Wellington independent director Karen Coutts has been appointed the Life Unlimited Charitable Trust interim chair from July 1, 2021.
She will lead a new organisation, the result of a merger between two disability trusts, AccessAbility and Life Unlimited.
Other trustees include three from the previous AccessAbility trust board and three from Life Unlimited.
They are: Mary Cave-Palmer, Vaughan Mikkelson, and Tiffiney Perry (from the previous Life Unlimited board) and Gary Williams, Michelle Bentham and Pati Umaga (from AccessAbility board). See Governance.
Previous board chairs John Dobson and Rachel Stephenson have stood down; Dobson after 42 years as chair of Life Unlimited and Stephenson after 13 years on the AccessAbility board and nine years as chair.
Karen has had a life-time involvement in the disability sector firstly through her mother Margaret Coutts who lost her hearing from scarlet fever as a child.
Margaret was actively involved in administration for the New Zealand Deaf Sports Association and a key leader in achieving the hosting of the World Deaf Games in 1989 in Christchurch.
She was also active in many other activities in the community such as setting up the deaf senior citizens’ group.
“She inspired me as she was always positive and proud of her deafness,” said Karen who started her career in the sector in England where she was a social worker with deaf people and then led a team of workers for disabled children and their families and sensory-impaired adults.
The innovative service delivery model was dual competency based – disability support plus statutory services led by the rights of people with disabilities.
Back in New Zealand she led and delivered successful transformations of services, large organisations, sector and systems through changes in priorities, purpose and ethos, use of technology innovation and efficient shift of resources.
“I aspire to organisations providing to the needs of individuals and community in an inclusive manner and support collective impact approaches,” said Karen.
In her role as principal advisor for Te Puni Kōkiri, the Government’s principal advisor on Māori outcomes, she focused on supporting Māori-led approaches with a strong response to Māori economic development.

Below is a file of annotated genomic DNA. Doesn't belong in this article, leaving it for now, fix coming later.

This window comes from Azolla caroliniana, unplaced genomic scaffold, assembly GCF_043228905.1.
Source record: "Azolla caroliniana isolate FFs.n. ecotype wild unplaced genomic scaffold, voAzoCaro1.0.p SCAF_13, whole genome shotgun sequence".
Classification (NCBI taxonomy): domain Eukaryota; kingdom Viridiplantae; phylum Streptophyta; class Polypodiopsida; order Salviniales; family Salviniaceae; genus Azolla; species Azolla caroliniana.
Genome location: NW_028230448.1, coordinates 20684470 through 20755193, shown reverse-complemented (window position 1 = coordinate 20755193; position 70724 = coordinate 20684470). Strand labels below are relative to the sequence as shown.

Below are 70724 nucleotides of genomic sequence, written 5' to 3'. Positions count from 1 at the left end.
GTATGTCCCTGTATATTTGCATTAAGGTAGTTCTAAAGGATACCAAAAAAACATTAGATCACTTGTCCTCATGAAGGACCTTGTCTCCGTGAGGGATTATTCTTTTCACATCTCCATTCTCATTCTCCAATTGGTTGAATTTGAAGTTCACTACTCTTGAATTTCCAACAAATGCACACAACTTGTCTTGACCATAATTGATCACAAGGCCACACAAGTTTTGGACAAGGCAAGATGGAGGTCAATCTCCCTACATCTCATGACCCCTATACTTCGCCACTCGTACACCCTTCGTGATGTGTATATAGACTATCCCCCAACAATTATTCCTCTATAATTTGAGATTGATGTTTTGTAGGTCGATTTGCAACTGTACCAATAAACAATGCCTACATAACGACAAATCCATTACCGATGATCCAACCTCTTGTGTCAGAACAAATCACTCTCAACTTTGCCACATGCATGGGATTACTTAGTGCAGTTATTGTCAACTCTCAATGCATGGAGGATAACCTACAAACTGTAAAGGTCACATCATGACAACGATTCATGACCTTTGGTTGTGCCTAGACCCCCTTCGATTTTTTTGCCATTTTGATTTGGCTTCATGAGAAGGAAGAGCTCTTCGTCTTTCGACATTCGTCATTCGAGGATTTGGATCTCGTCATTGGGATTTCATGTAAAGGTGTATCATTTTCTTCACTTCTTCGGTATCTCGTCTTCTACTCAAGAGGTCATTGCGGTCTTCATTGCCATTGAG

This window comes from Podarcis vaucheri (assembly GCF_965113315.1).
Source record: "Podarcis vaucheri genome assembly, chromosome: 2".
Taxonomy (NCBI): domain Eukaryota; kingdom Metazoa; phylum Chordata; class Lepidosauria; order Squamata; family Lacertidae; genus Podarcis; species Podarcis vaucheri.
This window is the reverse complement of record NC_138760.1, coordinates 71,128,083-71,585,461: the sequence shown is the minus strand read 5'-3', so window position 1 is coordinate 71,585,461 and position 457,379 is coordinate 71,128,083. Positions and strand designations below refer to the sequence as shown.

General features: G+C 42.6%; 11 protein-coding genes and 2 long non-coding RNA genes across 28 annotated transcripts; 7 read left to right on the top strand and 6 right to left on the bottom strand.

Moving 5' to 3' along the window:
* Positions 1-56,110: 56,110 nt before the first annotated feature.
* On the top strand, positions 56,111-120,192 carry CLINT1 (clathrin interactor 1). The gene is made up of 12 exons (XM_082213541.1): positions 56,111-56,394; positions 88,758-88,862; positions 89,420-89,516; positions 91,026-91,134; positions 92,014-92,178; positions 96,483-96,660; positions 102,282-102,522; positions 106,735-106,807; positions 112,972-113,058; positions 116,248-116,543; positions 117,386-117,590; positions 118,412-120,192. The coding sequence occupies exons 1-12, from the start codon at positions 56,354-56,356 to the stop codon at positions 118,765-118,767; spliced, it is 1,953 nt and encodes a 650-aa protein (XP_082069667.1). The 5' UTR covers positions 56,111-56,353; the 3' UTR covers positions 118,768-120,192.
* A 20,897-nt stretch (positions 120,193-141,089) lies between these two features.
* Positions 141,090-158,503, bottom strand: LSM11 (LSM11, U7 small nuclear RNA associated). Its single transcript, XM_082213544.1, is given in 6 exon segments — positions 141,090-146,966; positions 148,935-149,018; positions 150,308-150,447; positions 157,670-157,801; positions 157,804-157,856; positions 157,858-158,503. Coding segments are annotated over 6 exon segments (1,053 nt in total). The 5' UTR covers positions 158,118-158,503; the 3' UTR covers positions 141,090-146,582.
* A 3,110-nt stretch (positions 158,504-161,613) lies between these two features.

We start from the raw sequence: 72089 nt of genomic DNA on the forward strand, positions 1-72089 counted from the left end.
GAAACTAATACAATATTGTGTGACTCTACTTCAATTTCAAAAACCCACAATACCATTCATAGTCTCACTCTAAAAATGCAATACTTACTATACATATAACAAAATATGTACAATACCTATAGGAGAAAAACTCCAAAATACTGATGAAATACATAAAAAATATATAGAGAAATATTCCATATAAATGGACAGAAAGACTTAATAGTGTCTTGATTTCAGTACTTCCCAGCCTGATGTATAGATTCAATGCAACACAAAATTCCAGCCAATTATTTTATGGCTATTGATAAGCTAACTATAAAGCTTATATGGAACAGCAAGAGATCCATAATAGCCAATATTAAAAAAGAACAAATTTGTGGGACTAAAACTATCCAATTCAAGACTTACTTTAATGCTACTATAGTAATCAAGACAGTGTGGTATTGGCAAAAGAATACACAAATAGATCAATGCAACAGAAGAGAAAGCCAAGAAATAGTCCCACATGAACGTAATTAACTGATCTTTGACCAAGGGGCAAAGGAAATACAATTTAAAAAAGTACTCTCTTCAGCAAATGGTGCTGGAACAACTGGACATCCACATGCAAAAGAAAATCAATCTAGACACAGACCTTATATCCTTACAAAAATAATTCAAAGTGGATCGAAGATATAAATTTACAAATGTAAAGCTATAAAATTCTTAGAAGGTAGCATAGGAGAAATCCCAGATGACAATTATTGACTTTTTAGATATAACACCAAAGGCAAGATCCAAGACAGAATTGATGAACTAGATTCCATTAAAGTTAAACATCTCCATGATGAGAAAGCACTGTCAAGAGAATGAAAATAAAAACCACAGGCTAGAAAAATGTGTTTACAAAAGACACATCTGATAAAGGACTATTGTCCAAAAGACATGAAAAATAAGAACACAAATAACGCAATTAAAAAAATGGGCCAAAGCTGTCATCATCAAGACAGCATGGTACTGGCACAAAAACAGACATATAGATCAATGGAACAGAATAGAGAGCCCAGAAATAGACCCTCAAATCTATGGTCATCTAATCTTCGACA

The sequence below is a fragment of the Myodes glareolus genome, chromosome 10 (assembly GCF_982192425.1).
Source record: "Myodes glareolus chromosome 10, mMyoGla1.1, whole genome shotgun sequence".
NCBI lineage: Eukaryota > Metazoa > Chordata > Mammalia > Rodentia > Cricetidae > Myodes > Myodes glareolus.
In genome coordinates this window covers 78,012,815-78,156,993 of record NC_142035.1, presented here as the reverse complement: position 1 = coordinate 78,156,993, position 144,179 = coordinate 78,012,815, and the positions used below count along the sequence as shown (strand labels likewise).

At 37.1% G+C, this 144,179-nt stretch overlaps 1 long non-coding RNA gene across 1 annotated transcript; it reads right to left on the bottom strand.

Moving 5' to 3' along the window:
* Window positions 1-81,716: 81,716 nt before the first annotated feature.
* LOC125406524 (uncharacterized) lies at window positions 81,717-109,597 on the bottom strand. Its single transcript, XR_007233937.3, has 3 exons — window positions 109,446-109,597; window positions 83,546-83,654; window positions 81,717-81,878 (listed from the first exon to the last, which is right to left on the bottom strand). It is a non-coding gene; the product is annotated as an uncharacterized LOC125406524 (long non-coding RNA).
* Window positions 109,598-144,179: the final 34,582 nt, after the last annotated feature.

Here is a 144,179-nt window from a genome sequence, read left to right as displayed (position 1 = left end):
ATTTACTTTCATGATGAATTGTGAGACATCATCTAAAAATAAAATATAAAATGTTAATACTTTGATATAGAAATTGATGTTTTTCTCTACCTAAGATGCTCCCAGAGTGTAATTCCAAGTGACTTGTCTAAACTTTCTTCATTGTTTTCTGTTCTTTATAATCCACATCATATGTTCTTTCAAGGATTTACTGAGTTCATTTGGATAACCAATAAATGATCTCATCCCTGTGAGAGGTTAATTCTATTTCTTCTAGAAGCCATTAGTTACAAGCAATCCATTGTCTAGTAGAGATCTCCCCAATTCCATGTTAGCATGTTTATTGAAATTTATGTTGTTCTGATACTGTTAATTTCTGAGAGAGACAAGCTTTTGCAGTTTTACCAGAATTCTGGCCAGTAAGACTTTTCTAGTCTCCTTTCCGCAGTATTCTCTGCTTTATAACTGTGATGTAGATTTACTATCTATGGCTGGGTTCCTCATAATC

Karen has been a member of the New Zealand Parole Board since November 2019 and Te Rūnanga o Moeraki representative on Te Rūnanga o Ngāi Tahu, the leadership body for Ngāi Tahu since 2016.
“I’ve seen the work both Life Unlimited and AccessAbility have done in the disability sector and I’m excited to lead an organisation which is fit for the future and responding to transformed thinking of how to uphold the rights and meet the needs of disabled people and their whānau,” said Karen.
About AccessAbility and Life Unlimited
- AccessAbility employs 50 people to provide Needs Assessment and Service Coordination (NASC) and Local Area Coordination (LAC) services in Otago, Southland, Whanganui, Taranaki, and Bay of Plenty through Ministry of Health and DHB contracts.
- In addition, it owns Imagine Better a separate charitable company which provides research, training and advocacy on disability-related topics and issues, and Journey Together providing Local Area Co-ordination services in the Bay of Plenty/Lakes District.
- Life Unlimited employs 80 people and holds several government contracts to provide autism, hearing and disability services and information; provide NASC and LAC disability support in Hutt Valley and Tairāwhiti and community programmes in the Waikato.
- It also operates equipment and advice stores under the brand ‘Mobility Centre’ in Hamilton, Tauranga, Hastings and Lower Hutt as well as an Online Store.